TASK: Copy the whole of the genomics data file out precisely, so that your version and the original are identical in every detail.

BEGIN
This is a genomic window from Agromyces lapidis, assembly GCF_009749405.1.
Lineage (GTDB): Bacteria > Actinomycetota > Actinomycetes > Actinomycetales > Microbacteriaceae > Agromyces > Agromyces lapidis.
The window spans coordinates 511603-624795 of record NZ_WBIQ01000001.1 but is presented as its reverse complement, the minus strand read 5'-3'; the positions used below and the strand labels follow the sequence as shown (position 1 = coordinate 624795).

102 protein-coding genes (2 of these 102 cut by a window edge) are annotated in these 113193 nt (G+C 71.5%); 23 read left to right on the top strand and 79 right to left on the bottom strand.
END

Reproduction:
This is a genomic window from Agromyces lapidis, assembly GCF_009749405.1.
Lineage (GTDB): Bacteria > Actinomycetota > Actinomycetes > Actinomycetales > Microbacteriaceae > Agromyces > Agromyces lapidis.
The window spans coordinates 511603-624795 of record NZ_WBIQ01000001.1 but is presented as its reverse complement, the minus strand read 5'-3'; the positions used below and the strand labels follow the sequence as shown (position 1 = coordinate 624795).

102 protein-coding genes (2 of these 102 cut by a window edge) are annotated in these 113193 nt (G+C 71.5%); 23 read left to right on the top strand and 79 right to left on the bottom strand.